Conclusion: This study showed the efficacy and potency of Parkia biglobosa aqueous pod husk extract (PPHE) in suppressing the flea beetles due to its highest quantities of phytochemicals. The 20% concentration also enhanced the growth and yield of okra and performed relatively well with the recommended dose (2.5 ml) of D+C. The aqueous pod husk extract, therefore could serve as a biopesticide for food sustainability and safety.
Aims: To examine the dog ecology and management as it relates to the control of rabies in Niger State, Nigeria.
Study Design: Questionnaire based survey.
Place and Duration of Study: Structured questionnaires on dog ecology and management were administered in Niger State of Nigeria between January and March 2012.
Methodology: Structured questionnaires on dog ecology and management comprising of 4 sections, were administered to 300 adult participants between the ages of 18-70 years using systematic randomization; 237 questionnaires were returned. Descriptive statistics using the SAS statistical package were employed to analyze the data.
Results: Results indicated that there was a population ratio of 1:5.4 dogs to humans and 1:1.9 female to male dog ratio with an estimated 732,476 dog population in Niger State. Most of the dogs (58.6%) in the state were kept for security reasons and that majority of the dogs strayed at night (52.4%) and evenings (23.8%) into homes across the state. About 52% of dogs were not confined and responsibility for dogs in terms of welfare, mostly (61.5%) lied on everybody in the family and 61% of dogs were fed on family left overs. About 30.4% of dogs were never vaccinated and 31% of the respondents (or their family members) have been inflicted with a dog bite, but only 28.1% of cases received post-exposure prophylaxis (PEP). For those humans that were bitten, about 13.8% resulted in death.
Conclusion: Due to free roaming and irregular vaccination of dogs in the state; there is bound to be increased dog bite cases/rabies spread. This study concludes that dogs were not catered for as expected in the state and that employment of dog ecological studies before any rabies control programmes, will explore necessary data for planning the programme in Niger State of Nigeria. Improvement and employment of dog ecological studies across states for rabies control programmes in Nigeria and W/Africa is hereby recommended.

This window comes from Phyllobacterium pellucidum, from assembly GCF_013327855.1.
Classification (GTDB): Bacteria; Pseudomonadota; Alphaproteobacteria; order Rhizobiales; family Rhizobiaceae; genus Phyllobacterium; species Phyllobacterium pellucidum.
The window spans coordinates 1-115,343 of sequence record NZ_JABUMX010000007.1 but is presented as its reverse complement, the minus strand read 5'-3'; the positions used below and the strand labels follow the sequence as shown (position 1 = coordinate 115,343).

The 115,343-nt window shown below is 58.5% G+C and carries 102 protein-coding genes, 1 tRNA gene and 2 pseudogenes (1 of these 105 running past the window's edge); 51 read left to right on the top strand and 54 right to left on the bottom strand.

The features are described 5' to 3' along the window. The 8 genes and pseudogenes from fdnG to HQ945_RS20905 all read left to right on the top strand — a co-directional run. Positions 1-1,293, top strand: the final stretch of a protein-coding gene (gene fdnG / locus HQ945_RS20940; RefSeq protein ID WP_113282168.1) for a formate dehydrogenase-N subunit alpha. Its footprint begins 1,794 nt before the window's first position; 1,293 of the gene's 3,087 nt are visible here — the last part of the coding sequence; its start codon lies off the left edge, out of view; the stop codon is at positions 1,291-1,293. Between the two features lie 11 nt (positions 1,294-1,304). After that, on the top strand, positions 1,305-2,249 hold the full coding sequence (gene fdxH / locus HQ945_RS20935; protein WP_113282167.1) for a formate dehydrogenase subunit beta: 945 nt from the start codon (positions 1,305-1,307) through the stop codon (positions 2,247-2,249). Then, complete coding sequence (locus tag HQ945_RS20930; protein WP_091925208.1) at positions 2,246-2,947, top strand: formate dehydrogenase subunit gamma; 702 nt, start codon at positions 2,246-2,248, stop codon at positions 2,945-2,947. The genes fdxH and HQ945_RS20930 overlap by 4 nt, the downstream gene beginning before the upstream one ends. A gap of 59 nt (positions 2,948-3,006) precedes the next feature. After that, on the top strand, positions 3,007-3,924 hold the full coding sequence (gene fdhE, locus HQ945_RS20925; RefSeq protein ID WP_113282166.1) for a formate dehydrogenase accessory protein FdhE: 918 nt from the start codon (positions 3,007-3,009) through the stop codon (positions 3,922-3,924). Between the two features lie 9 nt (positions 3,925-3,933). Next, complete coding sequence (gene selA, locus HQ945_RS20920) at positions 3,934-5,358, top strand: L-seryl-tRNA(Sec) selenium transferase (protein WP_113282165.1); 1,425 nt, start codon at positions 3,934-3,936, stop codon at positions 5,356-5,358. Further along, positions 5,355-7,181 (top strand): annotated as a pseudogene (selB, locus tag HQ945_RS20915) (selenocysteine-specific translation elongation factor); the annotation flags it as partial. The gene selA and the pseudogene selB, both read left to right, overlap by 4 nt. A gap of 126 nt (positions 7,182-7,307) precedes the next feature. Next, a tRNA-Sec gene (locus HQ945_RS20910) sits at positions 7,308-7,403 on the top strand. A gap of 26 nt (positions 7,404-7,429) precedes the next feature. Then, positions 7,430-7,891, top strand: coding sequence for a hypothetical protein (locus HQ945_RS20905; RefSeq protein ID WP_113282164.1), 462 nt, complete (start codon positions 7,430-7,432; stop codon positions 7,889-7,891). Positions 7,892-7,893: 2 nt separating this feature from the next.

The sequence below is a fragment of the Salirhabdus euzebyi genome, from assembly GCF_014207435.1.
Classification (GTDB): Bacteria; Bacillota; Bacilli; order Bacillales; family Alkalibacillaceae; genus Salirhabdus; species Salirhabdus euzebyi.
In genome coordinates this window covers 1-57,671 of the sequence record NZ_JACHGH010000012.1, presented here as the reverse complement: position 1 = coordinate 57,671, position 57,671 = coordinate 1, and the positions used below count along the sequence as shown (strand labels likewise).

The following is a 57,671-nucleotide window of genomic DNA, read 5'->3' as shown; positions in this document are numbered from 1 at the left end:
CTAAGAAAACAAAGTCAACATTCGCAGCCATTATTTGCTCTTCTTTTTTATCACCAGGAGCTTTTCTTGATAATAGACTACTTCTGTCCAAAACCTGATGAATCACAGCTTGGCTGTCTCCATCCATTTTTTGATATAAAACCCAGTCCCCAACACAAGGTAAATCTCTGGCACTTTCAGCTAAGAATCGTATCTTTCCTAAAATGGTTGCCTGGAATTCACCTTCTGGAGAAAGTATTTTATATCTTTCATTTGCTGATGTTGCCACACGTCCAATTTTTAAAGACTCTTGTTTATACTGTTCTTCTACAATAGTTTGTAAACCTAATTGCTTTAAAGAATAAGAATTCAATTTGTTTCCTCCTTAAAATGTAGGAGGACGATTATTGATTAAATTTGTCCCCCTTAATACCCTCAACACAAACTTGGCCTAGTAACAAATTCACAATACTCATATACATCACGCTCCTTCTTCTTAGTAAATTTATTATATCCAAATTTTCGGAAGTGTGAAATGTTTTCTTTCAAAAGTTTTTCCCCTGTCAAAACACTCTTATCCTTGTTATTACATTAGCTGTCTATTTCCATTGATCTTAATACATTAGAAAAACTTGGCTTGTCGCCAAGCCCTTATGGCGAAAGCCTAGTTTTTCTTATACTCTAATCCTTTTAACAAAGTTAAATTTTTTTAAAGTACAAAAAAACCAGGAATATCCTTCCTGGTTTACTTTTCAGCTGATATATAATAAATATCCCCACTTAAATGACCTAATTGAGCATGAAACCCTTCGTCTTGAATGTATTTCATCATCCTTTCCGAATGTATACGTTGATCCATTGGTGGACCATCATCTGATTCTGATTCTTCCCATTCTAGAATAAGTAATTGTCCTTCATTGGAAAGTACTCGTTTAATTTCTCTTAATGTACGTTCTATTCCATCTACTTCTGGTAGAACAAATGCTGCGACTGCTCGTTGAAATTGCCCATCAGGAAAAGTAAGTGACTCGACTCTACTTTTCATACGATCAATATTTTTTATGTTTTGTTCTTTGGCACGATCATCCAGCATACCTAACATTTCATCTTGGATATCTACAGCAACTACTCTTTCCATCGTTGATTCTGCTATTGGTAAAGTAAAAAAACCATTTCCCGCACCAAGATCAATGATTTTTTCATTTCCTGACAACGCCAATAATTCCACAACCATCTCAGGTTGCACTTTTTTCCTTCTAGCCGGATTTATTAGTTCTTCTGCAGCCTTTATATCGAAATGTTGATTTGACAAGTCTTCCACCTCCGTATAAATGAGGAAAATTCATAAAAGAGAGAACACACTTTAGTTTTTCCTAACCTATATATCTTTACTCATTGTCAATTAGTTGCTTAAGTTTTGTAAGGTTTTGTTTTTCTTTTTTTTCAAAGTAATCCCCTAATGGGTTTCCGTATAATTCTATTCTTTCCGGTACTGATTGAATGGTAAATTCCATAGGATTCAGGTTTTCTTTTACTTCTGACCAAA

Cane growing is one of the major economic activities in Ramisi, Kwale County besides tourisms and fishing. Although Ramisi Sugar Factory has been defunct for long previously, it has been reinstated and now christened Kwale International Sugar Company Limited (KISCOL). Coast region experience erratic rainfall patterns and limited agricultural land ownership therefore rain fed agriculture is not suitable. The major rivers to supplement experienced unpredictable rainfall patterns in the region are River Ramisi and Mkurumudzi. However, river Ramisi is saline, highly mineralized and unsuitable for domestic and agricultural use according to this study. The river is also affected by seawater intrusion during high tides. KISCOL drilled 37 boreholes to bridge the water demand gap for its operations but the water quality is doubtful due to intrusion effects. The aim of the study was to determine the suitability of water sources in Ramisi in terms of salinity and contaminant levels, risk of salt water intrusion and microbial load. Water samples were purposefully collected from drilled boreholes, River Ramisi and Mkurumudzi then analyzed for organic constituent parameters (pH, Biological Oxygen Demand (BOD), Chemical Oxygen Demand (COD), Dissolved Oxygen (DO) and electrical conductivity). The Physical parameters included; (Turbidity, total alkalinity, total hardness, calcium hardness, magnesium hardness, chlorides and salinity, free carbon dioxide, sulphates, metals) and microbial load using Standard Methods for the Examination of Water and Wastewater quality (21st Edition) at the Kwale Water and Sewerage Company laboratories in Kwale County, and at the Coast Water Services Board laboratories in Mombasa County. The pH of the water sources ranged from 6.5 to 8.5 with exceeding limits for conductivity, chlorides, TDS, turbidity (25 NTU) and TDS (1,237.6667 mg/l). Magnesium, Iron, Sodium and Potassium and nutrients were below the permissible levels for irrigation water. Thus river Mkurumudzi and groundwater sources are not at risk of sea water intrusion, but river Ramisi is suffering from the effects of sea water intrusion during high tides and is unsuitable for cane irrigation and probably any other crop. Most surface water sources were contaminated with total coliforms including E. coli hence not suitable for domestic use.